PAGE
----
I will interject here that I know plenty of women who work.  I think this is a personal decision and I don’t stand in judgment of what you as a wife or husband or mother or father decide for your own children.  I think that’s your call.  What I will say is that having a baby is the greatest of responsibilities.  I don’t think one should take on this responsibility if one doesn’t feel they have the time or energy to invest in parenting.  The double-edged sword in this whole scenerio is that until you actually HAVE a child you truly have NO CLUE of the emotional, spiritual, financial, and mental toll/blessing this situation is going to have on you.  I’ve heard some women say, “I’m a better mom because I go to work.”  I’m not so sure I personally subscribe to that theory.  I think parenting is hands-on and involves a physical presence in your child’s life.  For me, seeing my child 2 hours per evening before bedtime wouldn’t be enough.  To me that’s like saying, “My husband and I have such a successful marriage because he’s a truck driver and he’s gone three weeks out of the month.”  I get the point and I almost giggle at the joke in that, but if distance is what is required to make something “successful” then how “successful” can it truly be?  Just my opinion… In what I’ve personally experienced in the last year I’ve gained a completely new respect for single mothers and fathers out there.  My hat is off to you.  It’s amazing to me that people have the energy to do this task alone.  How lucky we are that God gives us as much strength as we need.  He sustains us.  Fortunately.

It’s been interesting to me during my years as a work-from-home mom (8 years now) that I’ve taken some pretty low blows and have heard a few comments from people who don’t understand or see the point in moms who stay home.  I don’t have to write this blog, but after events of late I’ve felt compelled to.  I’ve explained the beginning of how my decision started, how our decision started.  Ava and Elijah and are my children.  They physically came out of my body.  I am the one who prayed for years for these babies before they were even conceived.  I think this makes me the authority when it comes to making decisions for their lives.  Just as any reader with children is the authority on making decisions for their own family.  As a parent my first and foremost desire is the success, happiness, health, and well-being of my children.  It is my job to make them feel safe and secure.  It is my job to provide for their spiritual and emotional needs.  I don’t take this task lightly.  Any of you who know me know that I’m an active parent.  I do things with my children.  I don’t “parent” from the couch.  I like to be in the floor and build Lego towers and Star Wars models with them.  I like to play American Girl dolls and dress up Barbies.  My children know I’m there for them.  I take my children to the park and on bike rides and swimming.  We canoe and fish and hike and go on nature walks.  I enjoy active parenting.  That’s what I do.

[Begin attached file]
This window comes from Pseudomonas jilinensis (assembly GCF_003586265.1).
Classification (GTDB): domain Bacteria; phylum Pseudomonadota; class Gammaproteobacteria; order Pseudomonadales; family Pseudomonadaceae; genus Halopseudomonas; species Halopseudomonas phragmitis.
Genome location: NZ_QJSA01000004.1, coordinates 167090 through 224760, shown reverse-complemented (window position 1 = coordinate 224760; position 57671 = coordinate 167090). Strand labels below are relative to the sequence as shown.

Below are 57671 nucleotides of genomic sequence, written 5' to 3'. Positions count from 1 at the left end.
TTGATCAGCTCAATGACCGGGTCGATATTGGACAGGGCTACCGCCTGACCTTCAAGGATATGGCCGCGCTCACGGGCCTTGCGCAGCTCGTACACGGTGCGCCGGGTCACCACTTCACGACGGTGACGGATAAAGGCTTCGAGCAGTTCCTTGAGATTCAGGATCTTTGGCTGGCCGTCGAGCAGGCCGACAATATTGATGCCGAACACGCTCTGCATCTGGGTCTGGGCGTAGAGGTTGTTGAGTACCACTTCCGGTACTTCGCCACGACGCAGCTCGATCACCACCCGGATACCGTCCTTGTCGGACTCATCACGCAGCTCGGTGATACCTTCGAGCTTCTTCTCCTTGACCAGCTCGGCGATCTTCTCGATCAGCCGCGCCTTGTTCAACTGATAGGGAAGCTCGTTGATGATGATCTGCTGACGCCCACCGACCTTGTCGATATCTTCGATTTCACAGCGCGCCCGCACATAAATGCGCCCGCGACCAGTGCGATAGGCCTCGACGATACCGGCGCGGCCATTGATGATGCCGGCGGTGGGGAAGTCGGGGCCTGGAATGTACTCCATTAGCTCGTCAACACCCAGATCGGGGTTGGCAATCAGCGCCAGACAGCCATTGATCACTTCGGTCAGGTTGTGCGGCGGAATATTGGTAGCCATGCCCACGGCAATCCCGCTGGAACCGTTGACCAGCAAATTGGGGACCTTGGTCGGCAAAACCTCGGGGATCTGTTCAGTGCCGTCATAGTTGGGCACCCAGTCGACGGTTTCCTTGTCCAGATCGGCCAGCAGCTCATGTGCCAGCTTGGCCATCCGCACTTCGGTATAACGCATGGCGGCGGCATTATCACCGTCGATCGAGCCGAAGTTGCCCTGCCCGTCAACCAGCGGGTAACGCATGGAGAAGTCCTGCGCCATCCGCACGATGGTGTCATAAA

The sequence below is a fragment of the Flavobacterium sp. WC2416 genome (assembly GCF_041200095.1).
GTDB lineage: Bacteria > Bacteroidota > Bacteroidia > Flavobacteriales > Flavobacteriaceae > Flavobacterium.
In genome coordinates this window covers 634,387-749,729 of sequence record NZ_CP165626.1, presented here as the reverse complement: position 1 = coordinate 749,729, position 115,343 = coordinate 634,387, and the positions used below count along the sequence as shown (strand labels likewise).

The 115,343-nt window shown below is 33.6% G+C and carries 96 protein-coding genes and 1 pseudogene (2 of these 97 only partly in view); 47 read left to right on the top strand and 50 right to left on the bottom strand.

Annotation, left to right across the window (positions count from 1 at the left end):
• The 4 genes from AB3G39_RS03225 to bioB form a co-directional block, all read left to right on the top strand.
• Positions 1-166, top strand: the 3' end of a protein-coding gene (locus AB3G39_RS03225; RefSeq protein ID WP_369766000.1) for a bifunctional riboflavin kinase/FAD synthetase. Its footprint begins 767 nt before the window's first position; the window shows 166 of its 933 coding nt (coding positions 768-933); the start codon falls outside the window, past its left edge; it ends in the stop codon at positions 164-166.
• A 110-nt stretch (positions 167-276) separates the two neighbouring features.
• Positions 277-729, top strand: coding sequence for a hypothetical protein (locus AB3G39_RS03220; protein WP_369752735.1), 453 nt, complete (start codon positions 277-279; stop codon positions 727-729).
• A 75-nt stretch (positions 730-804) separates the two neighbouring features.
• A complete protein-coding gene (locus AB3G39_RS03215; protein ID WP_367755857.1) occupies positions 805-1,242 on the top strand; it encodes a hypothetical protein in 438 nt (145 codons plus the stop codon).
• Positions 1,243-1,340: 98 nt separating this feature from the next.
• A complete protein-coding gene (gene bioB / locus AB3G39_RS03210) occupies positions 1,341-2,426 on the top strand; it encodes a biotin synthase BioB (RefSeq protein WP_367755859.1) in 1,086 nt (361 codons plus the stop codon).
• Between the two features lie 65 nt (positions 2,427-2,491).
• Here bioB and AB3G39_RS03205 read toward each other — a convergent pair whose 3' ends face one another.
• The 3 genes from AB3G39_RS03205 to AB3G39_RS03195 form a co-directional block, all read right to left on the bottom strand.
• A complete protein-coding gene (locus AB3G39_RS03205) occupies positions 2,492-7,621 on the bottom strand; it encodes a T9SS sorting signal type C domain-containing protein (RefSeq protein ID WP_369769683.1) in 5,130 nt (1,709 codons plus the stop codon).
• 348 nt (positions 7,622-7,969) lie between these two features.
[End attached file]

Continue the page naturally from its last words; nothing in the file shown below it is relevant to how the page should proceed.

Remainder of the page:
In recent event (process of divorce) several people have mentioned to me or my family on more than one occasion that “Amanda’s gonna have to get a real job”.  The very thought that someone would feel bold enough to utter these words is mind-boggling, but each time I hear it I want to go into a 4-hour spill about this subject.  Maybe I’ll just print off this blog and start handing it out when this happens.  I would like to state for the record that I have a “real” job.  My job at the moment is taking care of my children.  I defy anyone out there to even attempt to tell me that they could love my children more or do a better job than I am.  I’m the parent.  They are my children.  Our circumstances are in the process of changing drastically due to current events, but I feel strongly that as long as I am able to keep their little lives peaceful and normal and calm then that is what I will do- at any cost.  At ages 7 and 8 I can’t even imagine what goes on in those sweet, impressionable little minds of theirs.  I feel guilt on a daily basis because their father and I aren’t grown up enough to make a marriage work.  It breaks my heart.  My children are suffering because of adult stupidity and it’s gut wrenching for me.  My job now is reassuring them that I’ll always be here for them.  In their little worlds of so much upheaval I want to be able to provide some consistency.  Why would I- how could I- up and leave my children NOW to get some menial job so that certain people in my life (outskirts of my life) will feel better?  Ava and Elijah need me.